Personally, I don’t see a reason to keep the Proxy directive if it is empty. If you do need to customise the Proxy, then yes, keep it there with your other modifiers. Otherwise, I don’t see a point. I haven’t seen any evidence to the contrary, but if I do, I will certainly test it out.

          Also, I’m planning on writing up a new article addressing the UDS and enablereuse=on conflict so that it is more readily found when searching (based on the error messages from Apache and mod_proxy. I’ll add an update link here once it is ready. Thanks again for reminding me. ๐Ÿ™‚


        • Luca on Wednesday, 19 July 2017 at 12:38
        • Reply

        Hi everybody,

        I am really interested in knowing how to reproduce the weird behavior described by allella (“..That would consistently trigger Apache to start doing all sorts of wacky stuff ..) since as far as the Apache httpd development community is aware there is nothing that prevents mod_proxy_fcgi to reuse UDS with enablereuse=on.

        During the past days the documentation was updated to reflect this (removing the “UDS does not support connection reuseโ€ comment) so it would be really great to know if the issue is on httpd or elsewhere.

        Thanks in advance!


    • Howard on Thursday, 5 May 2016 at 20:05
    • Reply

    Hi Zach,

    Great article. We have similar setup with Apache VHost setting like this:

    SetHandler “proxy:fcgi://”

    SetHandler “proxy:fcgi://”

    My challenge is that I can’t seem to get the PHP-FPM status page to work. Inside the fpm.conf settings I’ve already enabled pm.status_path like this:

    pm.status_path = /fpm-status

    There’s no easy way to debug what is wrong but all I get is a 404 page (php-fpm, httpd have all been restarted multiple times. Any help is appreciated!

      • Zach on Thursday, 5 May 2016 at 20:39
      • Reply

      Hi Howard,

      Thanks for your question. If your setup is like mine, and you have a similar code block in your Apache vhost configuration (or single site configuration):

      ## See /etc/php/fpm-php$VERSION/php-fpm.conf for pool configurations
      <FilesMatch "\.php$">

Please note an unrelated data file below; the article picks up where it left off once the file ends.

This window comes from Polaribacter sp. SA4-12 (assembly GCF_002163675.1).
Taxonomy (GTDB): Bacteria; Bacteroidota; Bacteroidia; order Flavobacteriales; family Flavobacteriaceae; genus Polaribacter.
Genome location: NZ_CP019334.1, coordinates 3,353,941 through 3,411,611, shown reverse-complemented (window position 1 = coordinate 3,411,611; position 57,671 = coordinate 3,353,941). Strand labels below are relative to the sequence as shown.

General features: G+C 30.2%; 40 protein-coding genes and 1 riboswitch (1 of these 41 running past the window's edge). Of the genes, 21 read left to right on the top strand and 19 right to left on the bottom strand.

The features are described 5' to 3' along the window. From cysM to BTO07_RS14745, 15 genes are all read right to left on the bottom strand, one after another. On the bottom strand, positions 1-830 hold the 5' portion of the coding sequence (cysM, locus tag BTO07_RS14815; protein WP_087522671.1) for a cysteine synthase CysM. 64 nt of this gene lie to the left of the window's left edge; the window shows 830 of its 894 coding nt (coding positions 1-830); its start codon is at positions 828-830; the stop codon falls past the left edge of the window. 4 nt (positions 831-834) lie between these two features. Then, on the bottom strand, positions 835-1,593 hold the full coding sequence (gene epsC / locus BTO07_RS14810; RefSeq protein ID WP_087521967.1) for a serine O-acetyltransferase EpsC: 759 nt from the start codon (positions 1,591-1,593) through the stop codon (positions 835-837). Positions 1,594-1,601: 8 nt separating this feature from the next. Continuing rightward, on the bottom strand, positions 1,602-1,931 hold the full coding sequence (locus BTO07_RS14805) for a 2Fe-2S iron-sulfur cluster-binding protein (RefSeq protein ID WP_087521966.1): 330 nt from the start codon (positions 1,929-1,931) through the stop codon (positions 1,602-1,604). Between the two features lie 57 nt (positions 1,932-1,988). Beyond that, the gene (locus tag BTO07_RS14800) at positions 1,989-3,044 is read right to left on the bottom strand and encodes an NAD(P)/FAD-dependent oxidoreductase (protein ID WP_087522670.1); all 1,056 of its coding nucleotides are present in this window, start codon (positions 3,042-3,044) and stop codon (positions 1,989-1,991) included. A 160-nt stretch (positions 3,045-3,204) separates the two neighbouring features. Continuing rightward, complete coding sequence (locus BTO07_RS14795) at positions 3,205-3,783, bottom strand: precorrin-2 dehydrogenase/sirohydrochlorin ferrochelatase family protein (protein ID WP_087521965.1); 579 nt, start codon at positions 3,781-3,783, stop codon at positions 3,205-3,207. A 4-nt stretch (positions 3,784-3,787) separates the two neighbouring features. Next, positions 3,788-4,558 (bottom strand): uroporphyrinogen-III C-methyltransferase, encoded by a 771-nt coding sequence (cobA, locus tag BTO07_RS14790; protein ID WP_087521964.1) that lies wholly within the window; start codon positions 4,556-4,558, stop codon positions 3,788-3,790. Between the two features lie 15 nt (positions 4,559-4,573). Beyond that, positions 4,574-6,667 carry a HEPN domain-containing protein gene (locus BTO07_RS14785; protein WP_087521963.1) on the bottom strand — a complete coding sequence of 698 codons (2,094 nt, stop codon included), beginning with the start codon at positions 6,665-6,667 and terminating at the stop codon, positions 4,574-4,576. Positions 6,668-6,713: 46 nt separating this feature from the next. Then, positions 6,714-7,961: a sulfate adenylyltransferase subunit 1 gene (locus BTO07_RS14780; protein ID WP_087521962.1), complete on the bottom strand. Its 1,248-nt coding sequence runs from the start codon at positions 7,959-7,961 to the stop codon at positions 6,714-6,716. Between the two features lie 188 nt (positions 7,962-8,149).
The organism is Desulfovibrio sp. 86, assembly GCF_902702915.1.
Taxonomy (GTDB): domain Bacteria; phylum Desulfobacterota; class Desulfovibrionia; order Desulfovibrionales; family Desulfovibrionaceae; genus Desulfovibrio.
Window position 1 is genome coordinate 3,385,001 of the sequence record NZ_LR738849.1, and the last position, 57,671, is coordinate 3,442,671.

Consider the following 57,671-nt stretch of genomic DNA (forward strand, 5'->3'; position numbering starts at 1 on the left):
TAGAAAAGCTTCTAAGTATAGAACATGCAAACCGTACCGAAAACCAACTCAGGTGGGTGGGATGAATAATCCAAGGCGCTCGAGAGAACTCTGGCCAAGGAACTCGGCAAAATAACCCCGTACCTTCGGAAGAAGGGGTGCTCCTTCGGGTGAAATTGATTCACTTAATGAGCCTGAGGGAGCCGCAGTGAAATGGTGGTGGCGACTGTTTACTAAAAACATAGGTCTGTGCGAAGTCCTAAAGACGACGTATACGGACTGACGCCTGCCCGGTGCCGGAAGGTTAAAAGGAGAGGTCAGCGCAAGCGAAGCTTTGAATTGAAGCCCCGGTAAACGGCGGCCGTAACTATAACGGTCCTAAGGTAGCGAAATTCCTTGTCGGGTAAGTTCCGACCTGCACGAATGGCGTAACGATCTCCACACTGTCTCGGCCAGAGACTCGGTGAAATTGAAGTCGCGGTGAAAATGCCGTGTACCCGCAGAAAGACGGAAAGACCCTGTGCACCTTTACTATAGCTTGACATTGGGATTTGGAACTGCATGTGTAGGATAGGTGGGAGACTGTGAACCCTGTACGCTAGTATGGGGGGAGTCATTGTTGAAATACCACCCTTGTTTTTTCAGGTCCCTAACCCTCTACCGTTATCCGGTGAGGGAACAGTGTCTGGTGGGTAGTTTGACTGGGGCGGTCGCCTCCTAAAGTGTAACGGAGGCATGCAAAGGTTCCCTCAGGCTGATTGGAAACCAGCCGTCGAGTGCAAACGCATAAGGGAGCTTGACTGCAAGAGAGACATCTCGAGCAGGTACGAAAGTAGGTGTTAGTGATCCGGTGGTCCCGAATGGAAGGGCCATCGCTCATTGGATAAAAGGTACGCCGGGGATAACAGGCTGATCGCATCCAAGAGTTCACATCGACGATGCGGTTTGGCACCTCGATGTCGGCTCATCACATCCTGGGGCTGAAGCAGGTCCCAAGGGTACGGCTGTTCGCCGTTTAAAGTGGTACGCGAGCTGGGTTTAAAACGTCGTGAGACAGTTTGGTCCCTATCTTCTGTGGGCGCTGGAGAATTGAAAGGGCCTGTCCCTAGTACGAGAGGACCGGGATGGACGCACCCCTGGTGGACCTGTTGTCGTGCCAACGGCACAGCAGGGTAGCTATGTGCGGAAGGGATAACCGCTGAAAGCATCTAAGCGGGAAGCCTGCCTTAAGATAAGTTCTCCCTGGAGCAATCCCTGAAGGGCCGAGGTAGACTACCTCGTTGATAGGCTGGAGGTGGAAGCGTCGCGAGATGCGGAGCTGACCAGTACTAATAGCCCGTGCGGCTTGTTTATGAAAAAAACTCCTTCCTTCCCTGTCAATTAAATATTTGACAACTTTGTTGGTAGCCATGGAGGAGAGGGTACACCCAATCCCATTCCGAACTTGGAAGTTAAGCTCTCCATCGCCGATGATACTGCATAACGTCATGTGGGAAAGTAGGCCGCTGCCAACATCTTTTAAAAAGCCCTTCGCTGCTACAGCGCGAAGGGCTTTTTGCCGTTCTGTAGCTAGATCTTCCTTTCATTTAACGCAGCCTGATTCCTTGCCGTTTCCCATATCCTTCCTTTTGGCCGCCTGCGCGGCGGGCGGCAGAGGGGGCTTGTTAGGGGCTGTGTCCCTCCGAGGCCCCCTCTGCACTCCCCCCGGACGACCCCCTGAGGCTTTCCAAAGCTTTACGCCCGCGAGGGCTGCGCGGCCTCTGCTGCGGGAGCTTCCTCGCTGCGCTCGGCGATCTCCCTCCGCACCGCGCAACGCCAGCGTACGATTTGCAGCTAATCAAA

SetHandler "proxy:unix:///var/run/php-fpm/site.sock|fcgi://site/"
      <Proxy fcgi://site/ enablereuse=on max=10>

      then you must have the .php extension in the pm.status_path. For example:

      pm.status_path = /fpm-status.php

      The extension is how the FilesMatch knows to pass the file to PHP-FPM, so without the extension, the page won’t exist.

      As with any status page, if your site is accessible from the world, you’ll want to protect it by limiting to certain IPs, or using BasicAuth, et cetera so that unauthorised people can’t access it.

      Hope that helps, but please let me know if it doesn’t, and we’ll troubleshoot further. ๐Ÿ™‚


    • Marco Ha on Wednesday, 13 April 2016 at 16:52
    • Reply

    Wow! Thanks for this Article! It Works Perfectly ๐Ÿ™‚

      • Zach on Wednesday, 13 April 2016 at 17:29
      • Reply

      You’re welcome, Marco. I’m glad that it worked out well for you. ๐Ÿ™‚


    • Alexei on Wednesday, 30 March 2016 at 02:39
    • Reply

    Hi Zach,

    I have problem with LDAP connect through Apache 2.4.12, Mod_proxy_fcgi, PHP-FPM y PHP 5.5.12. Otherwise, if I use mod_php with Apache 2.4.12 and PHP 5.5.12 its work. Only LDAP connect fail, the other functions PHP works. Is it posible thats may be neccesary some PHP-FPM Module or other PHP module? any suggestions?

    PHP-FPM config:
    listen = /opt/php-5.5.12/var/run/php-fpm/www.sock
    Virtual-Host config:

    # PHP-FPM Server - PHP 5.5.12
    SetHandler "proxy:unix:/opt/php-5.5.12/var/run/php-fpm/www.sock|fcgi://site1/"

    Thanks and congratulations for fantastic article!

      • Zach on Wednesday, 30 March 2016 at 11:12
      • Reply

      Hi Alexei,

      Glad that you found the article useful. For LDAP connections, there shouldn’t be any problems with PHP-FPM as it has been used with nginx for a long time. Apache shouldn’t really be any different. Can you provide a little bit more information? Are you having trouble with Apache’s mod_ldap or with the PHP function of ldap_connect? What errors are you seeing?


        • Alexei on Thursday, 31 March 2016 at 03:37
        • Reply

        Hi Zack,

        After many days and hours, workaround…Yesterday…”Eureka!!” ;-), remember some time ago, I compiled PHP with Oracle LDAP Library (don’t ask me why). This library work correctly with MOD_PHP but not work trough PHP-FPM. So, I compiled PHP with OpenLDAP LDAP Library and work.

        Thanks for all.

          • Zach on Thursday, 31 March 2016 at 10:52
          • Reply

          Glad that you were able to get it figured out, and thank you for sharing the solution!


    • Pancho on Sunday, 14 February 2016 at 11:21
    • Reply

    Zach – truly an excellent article and a ton of work to put together I’m sure. Thank you!

    I have 2 quick dimwit questions ๐Ÿ™‚

    1. As I understand, a side benefit of migrating to this model is that event MPM allows Apache to better deal with SlowLoris:


    Do you have any thoughts on this possibly?

    2. I selected and have stuck with Apache prefork till now because of this:


    But re-reading the content now, I see this at the bottom:

    “If you want to use a threaded MPM, look at a FastCGI configuration where PHP is running in its own memory space. ”